that to have nothing is to possess all,
that to bear the cross is to wear the crown,
that to give is to receive,
that the valley is the place of vision.
Lord, in the daytime stars can be seen from deepest wells,
and the deeper the wells the brighter thy stars shine;
Let me find thy light in my darkness,
thy life in my death,
thy joy in my sorrow,
thy grace in my sin,
thy riches in my poverty
thy glory in my valley.

and that’s why the apostle concludes:

But God chose what is foolish in the world to shame the wise; God chose what is weak in the world to shame the strong; God chose what is low and despised in the world, even things that are not, to bring to nothing things that are, so that no human being might boast in the presence of God. And because of him you are in Christ Jesus, who became to us wisdom from God, righteousness and sanctification and redemption (1 Corinthians 1:27-30)

and that’s the story of amazing grace.

Lockdown Reflections

Nobody could predict exactly how the COVID-19 lockdown would affect them. For many, it woke us up to thankful for what was a gift from God for a season – and for what he continues to bless us with (Job 1:21). While we’re in the middle of discouraging times the best we can do is is grab a hold to the promises of God and give a quiet plea for help. Those promises are found only in the man of His choosing, in whom all the promises of God are made manifest (2 Corinthians 1:20). In this way, it’s no different from how we are to live on any ordinary day of our lives.

It’s true that God loves his people, and true that He is shapes them to be shaped like his true Son through their every pressing moment like a master potter (Romans 8:28-29). It also rings true that caught in the storm without apparent shelter it’s hard to see how the Lord can mean our moments for our good through the downpour. It’s in times like these, to muster strength for the day, that we need to be encouraged by the word of Christ in a brother, which one author described as stronger than the Christ that dwells in our own hearts – which are uncertain. We need to hear words that beckon hope again and to fix our eyes on the victorious king who is uniting all things in creation to himself toward resolution (Ephesians 1:10). Which also means this time is difficult as we experience greater physical separation from fellow believers.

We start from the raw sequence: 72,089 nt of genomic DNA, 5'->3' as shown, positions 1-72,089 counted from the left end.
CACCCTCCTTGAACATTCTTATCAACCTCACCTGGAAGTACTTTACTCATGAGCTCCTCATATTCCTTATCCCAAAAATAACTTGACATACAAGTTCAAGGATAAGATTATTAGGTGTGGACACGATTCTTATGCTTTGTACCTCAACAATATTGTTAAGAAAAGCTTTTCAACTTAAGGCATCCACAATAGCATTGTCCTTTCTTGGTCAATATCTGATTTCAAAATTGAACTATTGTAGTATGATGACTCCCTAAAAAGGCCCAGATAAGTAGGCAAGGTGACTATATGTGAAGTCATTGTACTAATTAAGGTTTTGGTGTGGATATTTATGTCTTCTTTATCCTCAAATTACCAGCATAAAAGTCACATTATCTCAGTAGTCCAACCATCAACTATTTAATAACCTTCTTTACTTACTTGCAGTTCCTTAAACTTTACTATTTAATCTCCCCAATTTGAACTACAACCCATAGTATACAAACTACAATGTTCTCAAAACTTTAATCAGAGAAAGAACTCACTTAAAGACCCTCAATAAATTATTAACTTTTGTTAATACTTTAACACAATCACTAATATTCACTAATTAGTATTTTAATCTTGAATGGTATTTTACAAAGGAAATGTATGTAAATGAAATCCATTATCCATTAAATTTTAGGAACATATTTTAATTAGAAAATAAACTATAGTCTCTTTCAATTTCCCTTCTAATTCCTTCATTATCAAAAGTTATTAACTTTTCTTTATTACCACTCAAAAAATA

Behold, how good and pleasant it is
    when brothers dwell in unity!
 It is like the precious oil on the head,
    running down on the beard,
on the beard of Aaron,
    running down on the collar of his robes! 
    (Psalm 133:1-2)


And yet to many of us it has become clear that there is much good going on. No doubt, you, like me, have heard of or experienced a strengthening of family bonds. These ties run deep and I believe that the children will remember fondly the length of time spent investing in love to one another as alternatives dissipate under the weight of restrictions and a faltering economy outside the four walls of the home. We can’t pay enough to purchase these shaping moments.

Perhaps your family is going through a crucible in this time – a trial by fire that is burning away longstanding imperfections. This though painful is for your good too. Perhaps this is a time that your family has had to wade through a red sea of conflict – pressed by enemies and restrictions on each side. Press onward in faith, trusting that God is bringing a resolution to conflict not through avoidance and a false peace – but through hearts bare, contrite admission of guilt, broken-hearted repentance, and sweet forgiveness. It’s the messiest beauty in the world when the Lord brings grace out of sin and paints something new and wonderful by the stroke of his brush – but it’s the story of this world and our lives. Relationships are built on grace and the loving persistent action that flows from it. The Lord is doing a marvelous thing if you would hear it, see it, taste it, and walk where he would call you to go as you receive his counsel. Father give us the eyes to see it!

As a father shows compassion to his children,
    so the Lord shows compassion to those who fear him.
For he knows our frame;
    he remembers that we are dust. (Psalm 103:14-16)